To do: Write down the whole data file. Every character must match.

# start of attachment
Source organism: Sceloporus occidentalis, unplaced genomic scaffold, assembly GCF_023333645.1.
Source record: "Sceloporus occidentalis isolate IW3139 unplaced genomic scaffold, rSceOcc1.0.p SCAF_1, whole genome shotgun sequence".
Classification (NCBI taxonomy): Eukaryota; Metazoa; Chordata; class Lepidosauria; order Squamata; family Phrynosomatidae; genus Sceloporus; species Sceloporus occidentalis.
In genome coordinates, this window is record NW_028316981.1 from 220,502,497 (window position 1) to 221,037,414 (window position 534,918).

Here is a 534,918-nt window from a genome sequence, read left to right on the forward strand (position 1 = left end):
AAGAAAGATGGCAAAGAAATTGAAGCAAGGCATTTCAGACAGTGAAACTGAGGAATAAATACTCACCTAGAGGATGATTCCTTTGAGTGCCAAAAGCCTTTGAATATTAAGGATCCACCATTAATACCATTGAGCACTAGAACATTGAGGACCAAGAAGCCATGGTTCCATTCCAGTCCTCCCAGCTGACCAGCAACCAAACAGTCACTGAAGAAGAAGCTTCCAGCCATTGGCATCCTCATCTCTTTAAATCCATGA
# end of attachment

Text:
Source organism: Sceloporus occidentalis, unplaced genomic scaffold, assembly GCF_023333645.1.
Source record: "Sceloporus occidentalis isolate IW3139 unplaced genomic scaffold, rSceOcc1.0.p SCAF_1, whole genome shotgun sequence".
Classification (NCBI taxonomy): Eukaryota; Metazoa; Chordata; class Lepidosauria; order Squamata; family Phrynosomatidae; genus Sceloporus; species Sceloporus occidentalis.
In genome coordinates, this window is record NW_028316981.1 from 220,502,497 (window position 1) to 221,037,414 (window position 534,918).

Here is a 534,918-nt window from a genome sequence, read left to right on the forward strand (position 1 = left end):
AAGAAAGATGGCAAAGAAATTGAAGCAAGGCATTTCAGACAGTGAAACTGAGGAATAAATACTCACCTAGAGGATGATTCCTTTGAGTGCCAAAAGCCTTTGAATATTAAGGATCCACCATTAATACCATTGAGCACTAGAACATTGAGGACCAAGAAGCCATGGTTCCATTCCAGTCCTCCCAGCTGACCAGCAACCAAACAGTCACTGAAGAAGAAGCTTCCAGCCATTGGCATCCTCATCTCTTTAAATCCATGA